Earlier this year, an advertisement by Sri Lanka’s commissioner general of prisons in the local newspapers sought male candidates to fill the long-vacant post of state executioner. This followed the president’s announcement that the death penalty was soon to be reinstated. Among the qualifications outlined were an “excellent moral character” and “a very good mind and mental strength”. The irony is too broad to be missed.

In KR Meera’s Malayalam novel, Aarachaar, or The Hangwoman in the English translation by J Devika, the individual justification for performing such acts was spelt out bluntly: “I am just an instrument.” To what ends the instrument is wielded, and the eponymous hangwoman’s fraught, intense relationship with her father, among others, is the compulsive heart of the book.

Distressing yet self-serving

Mirza Waheed’s third novel, Tell Her Everything, also features an individual as an instrument of state-sanctioned punishment, though not as extreme as execution, and his fraying relationship with his daughter. It’s cast in the form of a first-person rumination by the central character, Kaiser, also known as Dr K, and his attempts to rationalise the acts he once committed.

Now a man of means sheltered in a plush London apartment, he looks forward to meeting his daughter and telling her about the exact nature of his years-ago stint in the hospital of an unnamed West Asian country. The sometimes distressing, sometimes self-serving nature of his reminiscences is as much an act of validation for his daughter as it is an attempt to live with himself. As such, the novel also implicitly asks its readers to reflect on their own actions of self-interest, however small or large.

Originally from a town in India, Dr K – the novel, alas, isn’t as Kafkaesque as the central character’s name – emigrates to London after his marriage, and then to West Asia. Here, he lives, as he tells us, from procedure to procedure, rising from relative poverty to wealth. This period also encompasses his tender, loving relationship with his wife, the birth of their daughter, his wife’s sudden demise, and the sending away of his daughter to school in the United States.

Motivation and justification

The account is inherently digressive – he ruminates, among other things, on the nature of immigration, the elevated status of the property-owning class in London, and recollections of his relatives in India – but all of this can be also seen as an ingenious way of circling around his unsettling central revelations.

As though scratching an unassailable itch, Dr K keeps returning to the question of why he did what he did. As a young man, he tells us, one of his unforgettable memories was the sight of his father, “someone you idolise, someone you love, become a little mouse when a creditor knocks”. Money, then, is certainly a motivation. That’s not all, though. There’s also the if-not-me-someone-else tactic: “Someone or the other had to do it. It just so happens that that someone was your dad…I didn’t choose to be there, did I? It was all predestined, don’t you think?”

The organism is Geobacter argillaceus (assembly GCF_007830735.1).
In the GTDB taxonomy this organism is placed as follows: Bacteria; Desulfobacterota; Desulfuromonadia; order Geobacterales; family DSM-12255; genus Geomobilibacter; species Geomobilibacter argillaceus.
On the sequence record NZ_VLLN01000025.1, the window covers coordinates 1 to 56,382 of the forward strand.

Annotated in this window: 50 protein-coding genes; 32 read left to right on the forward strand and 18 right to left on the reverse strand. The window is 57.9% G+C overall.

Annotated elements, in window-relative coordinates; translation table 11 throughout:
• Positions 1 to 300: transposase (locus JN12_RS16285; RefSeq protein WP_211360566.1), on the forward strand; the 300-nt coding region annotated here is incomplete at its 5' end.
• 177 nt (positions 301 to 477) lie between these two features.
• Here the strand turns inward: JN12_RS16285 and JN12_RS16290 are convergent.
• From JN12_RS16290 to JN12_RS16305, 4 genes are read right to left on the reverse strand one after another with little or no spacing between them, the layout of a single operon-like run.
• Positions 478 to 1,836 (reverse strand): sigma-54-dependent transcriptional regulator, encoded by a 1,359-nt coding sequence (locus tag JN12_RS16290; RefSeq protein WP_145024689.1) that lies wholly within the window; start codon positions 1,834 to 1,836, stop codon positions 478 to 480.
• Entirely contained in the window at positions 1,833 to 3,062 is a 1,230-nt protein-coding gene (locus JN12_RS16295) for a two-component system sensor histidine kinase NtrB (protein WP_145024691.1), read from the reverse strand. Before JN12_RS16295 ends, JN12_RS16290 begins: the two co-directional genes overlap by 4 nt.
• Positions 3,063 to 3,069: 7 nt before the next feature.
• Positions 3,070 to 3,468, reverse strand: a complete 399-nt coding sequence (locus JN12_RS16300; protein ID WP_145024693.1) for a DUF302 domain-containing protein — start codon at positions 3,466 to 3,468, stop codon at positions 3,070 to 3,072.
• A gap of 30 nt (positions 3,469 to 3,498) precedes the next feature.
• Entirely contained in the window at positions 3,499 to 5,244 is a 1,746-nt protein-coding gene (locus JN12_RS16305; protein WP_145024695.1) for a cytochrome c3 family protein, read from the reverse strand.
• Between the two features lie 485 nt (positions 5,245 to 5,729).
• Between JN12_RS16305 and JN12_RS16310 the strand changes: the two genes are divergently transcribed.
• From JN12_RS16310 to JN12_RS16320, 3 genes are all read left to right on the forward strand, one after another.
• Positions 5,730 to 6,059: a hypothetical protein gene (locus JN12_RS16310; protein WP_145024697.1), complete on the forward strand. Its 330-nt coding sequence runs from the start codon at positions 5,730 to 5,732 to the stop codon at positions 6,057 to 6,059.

At other times, his justifications are more, well, scientific. As a trained doctor, he tried to make the procedures more controlled, more humane. What else can one individual do? After all, “haven’t we all been at it for centuries, in one form or another, under one system or another, as per this law or that rule, that other custom? Haven’t we always, from the very beginning, done things to people to punish them? Haven’t we always devised means to hurt others’ bodies?”

The doctor also muses on perceptions of such punishment, especially in the Western country that is now his home. “I have also noticed that we say ‘barbaric, medieval’ when we talk about the system over there, and merely ‘controversial, contested’ when it comes to, let’s say, your country.” One country’s brutality, he suggests reasonably, is simply another’s form of justice.

Shades of grey

The novel’s narrator isn’t as wilfully self-deluded as, say, Stevens in Kazuo Ishiguro’s The Remains of the Day, and this is especially apparent when it comes to his other close relationship, that with Biju, a former colleague at the hospital. Biju is more affected by the tasks they have to perform, and his behaviour becomes increasingly erratic. Dr K isn’t entirely unmoved by his friend’s ultimate, awful fate, but he does try to keep it at a safe mental distance – especially as Biju has, in the past, blurted out uncomfortable truths: “You don’t know how to enjoy life. You want to possess life. Own it. You want to take your bank balance everywhere to feel good about yourself, don’t you?”

Waheed’s debut novel, The Collaborator, also featured a first-person account, one set in Kashmir, with the narrator bedevilled by thoughts of a subversive alliance with the Indian security forces. Tell Her Everything is another report by a collaborator, and in its refusal to be black or white, it affirms that we’re all many shades of grey.

Tell Her Everything, Mirza Waheed, Context.



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